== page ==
Small businesses serve the specialized small markets that cannot be easily served by the large business enterprises. Small business enterprises in Canada are flexible in the production processes. This enables the businesses to offer personalized goods that cannot be effectively offered by large businesses. Apart from being the chief job creators in the economy, small businesses are the greatest supplementary of products and services that are produced by large businesses enterprises. They activate business in local markets by being the main producers and supplier of products in these markets (Millierdickinsonblais, 2012, para. 1-5).
Economic development of any country is backed by many factors such as social stability (Bates, et al. 2005, 81). The most influential factor in an economy is social stability because it supports the business climate of a country. Social stability is often a product of economic stability. Economic stability that is brought about by small businesses is experienced in Brazil. From the ancient times, Brazil has been characterized with high level of economic inequality coupled with a high rate of criminal activities.
The cultivation of the small business environment has forced many people to venture into small businesses to help reduce social inequality in the country. Small businesses have promoted entrepreneurship in the country, and this has set a stable base for economic performance. The stable business environment that has been enjoyed for a long time in Canada is due to the encouragement of small business growth in the country (Arasti, Zandi and Talebi. 2012, 2-11).
Local economies in Brazil and Canada are dominated by entrepreneurs who are doing business on a small scale (Susman, 2007, 1). Booming local economies due to thriving small businesses are ladders for the large business enterprises in the economy. They act as regular and sustainable markets for the large business enterprises. In other words, the profitability of the big business enterprises is determined by how active the small businesses are in the economy (Edmiston, 2010, 1-10).
Challenges facing small businesses
Morrison and Teixeria (2004, 169) observe that small businesses are majorly hindered by financial and human resource poverty. Lack of finance and proper management are the key inhibitors of the performance of small business in almost all economies. These inhibiting factors are also called under-capitalization and managerial inefficiency. Burmajster (2010, para. 1-12) notes that small businesses experience many challenges that can be categorized as external and internal.
The external problems that face small business operations include the general state of the economy as depicted by the economic cycle and competition for the enterprises operating on the middle and large-scale. Other factors are high costs of taxes and other levies, lack of adequate financing and gaps in skills of managers and employees of these businesses (Cisco Systems, 2006, para. 1-5). Among these problems are politics. Policies that govern the operation of these enterprises are formulated through political processes. In addition, the natural and physical factors such as disasters affect the performance of small businesses (Soni, 2005, 2-10).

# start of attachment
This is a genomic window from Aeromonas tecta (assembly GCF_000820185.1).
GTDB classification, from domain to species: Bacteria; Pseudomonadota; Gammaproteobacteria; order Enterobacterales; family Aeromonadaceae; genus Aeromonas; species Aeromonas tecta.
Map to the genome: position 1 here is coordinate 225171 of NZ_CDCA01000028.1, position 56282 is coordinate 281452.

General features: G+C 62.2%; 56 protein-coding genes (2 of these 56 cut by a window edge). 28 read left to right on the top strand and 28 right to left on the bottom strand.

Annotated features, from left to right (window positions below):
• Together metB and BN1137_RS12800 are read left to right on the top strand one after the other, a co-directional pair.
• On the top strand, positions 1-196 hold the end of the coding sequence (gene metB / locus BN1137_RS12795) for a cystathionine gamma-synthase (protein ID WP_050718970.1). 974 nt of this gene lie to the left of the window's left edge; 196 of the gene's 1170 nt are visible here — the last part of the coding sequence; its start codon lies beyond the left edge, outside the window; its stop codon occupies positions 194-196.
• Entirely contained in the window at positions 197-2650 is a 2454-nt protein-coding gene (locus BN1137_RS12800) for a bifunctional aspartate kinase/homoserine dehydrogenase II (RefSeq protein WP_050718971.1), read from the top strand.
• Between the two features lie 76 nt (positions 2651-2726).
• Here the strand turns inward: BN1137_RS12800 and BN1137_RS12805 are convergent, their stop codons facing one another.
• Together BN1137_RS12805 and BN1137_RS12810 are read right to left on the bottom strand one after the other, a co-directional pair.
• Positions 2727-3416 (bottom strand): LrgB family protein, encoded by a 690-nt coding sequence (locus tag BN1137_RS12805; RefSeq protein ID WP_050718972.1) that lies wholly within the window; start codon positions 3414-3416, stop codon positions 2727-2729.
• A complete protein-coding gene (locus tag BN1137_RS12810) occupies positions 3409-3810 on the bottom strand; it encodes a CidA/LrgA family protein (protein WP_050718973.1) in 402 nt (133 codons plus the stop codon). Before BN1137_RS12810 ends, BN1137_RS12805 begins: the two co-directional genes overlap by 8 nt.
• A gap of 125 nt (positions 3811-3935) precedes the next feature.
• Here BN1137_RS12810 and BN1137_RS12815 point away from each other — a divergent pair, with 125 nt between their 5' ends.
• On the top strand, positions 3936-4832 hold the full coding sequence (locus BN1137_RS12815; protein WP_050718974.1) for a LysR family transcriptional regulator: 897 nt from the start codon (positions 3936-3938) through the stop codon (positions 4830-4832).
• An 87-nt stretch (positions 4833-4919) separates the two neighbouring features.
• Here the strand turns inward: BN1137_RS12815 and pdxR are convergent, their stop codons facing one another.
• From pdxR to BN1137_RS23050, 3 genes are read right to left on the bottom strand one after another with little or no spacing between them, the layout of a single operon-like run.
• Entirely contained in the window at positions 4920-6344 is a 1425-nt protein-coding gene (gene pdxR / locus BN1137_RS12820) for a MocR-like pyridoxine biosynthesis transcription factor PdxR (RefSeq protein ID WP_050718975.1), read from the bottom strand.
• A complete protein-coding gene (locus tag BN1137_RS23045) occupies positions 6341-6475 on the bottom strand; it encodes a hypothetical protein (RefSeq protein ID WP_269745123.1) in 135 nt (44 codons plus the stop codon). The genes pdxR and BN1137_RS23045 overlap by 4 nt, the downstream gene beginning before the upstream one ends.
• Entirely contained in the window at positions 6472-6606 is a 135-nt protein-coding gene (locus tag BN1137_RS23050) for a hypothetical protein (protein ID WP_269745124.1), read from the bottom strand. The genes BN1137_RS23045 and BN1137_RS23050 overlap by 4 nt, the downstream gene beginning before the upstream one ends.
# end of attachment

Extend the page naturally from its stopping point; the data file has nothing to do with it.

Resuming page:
There are also internal problems that constrain the operation of small businesses. These problems are not visible but have impacts on the performance of these enterprises. They include problems of acquiring and managing cash, lack of proper business planning that worsens other constraining factors and ineffective leadership (Oriaku, 2011 para 3-5). Other factors are lack of effectiveness in sales and marketing of products and services from the businesses and lack of proper strategies and poor implementation of strategies.
Most of the internal factors are caused by poor management of small businesses. When poor management is combined with factors form the external environment, they make the survival and reliable performance outcomes a nightmare for small businesses. Therefore, any efforts of raising the performance of small businesses in economies have to begin with fixing the problem of management of the enterprises.
For economically advanced countries like Canada, management is not a critical problem because there is high level of business elitism in the country. Major problems lie in the external factors. For emerging economies like Brazil, management is still a serious problem. When combined with the external factors, this worsens the climate of small business in the country. Among the internal problems, there is the inability of small businesses to adopt information technologies in enhancing performance (Pollard and Stephen, n. d., 1).
A research conducted in Brazil produced findings that pointed to a number of hindrances to the performance and sustainability of small businesses in the country. The problems include: corruption, unfavorable legislation framework, high income inequality, dominance by large industrial enterprises, and inadequate financing. Some of the hindrances have been highly cushioned and are no longer considered as impediments to business in Brazil.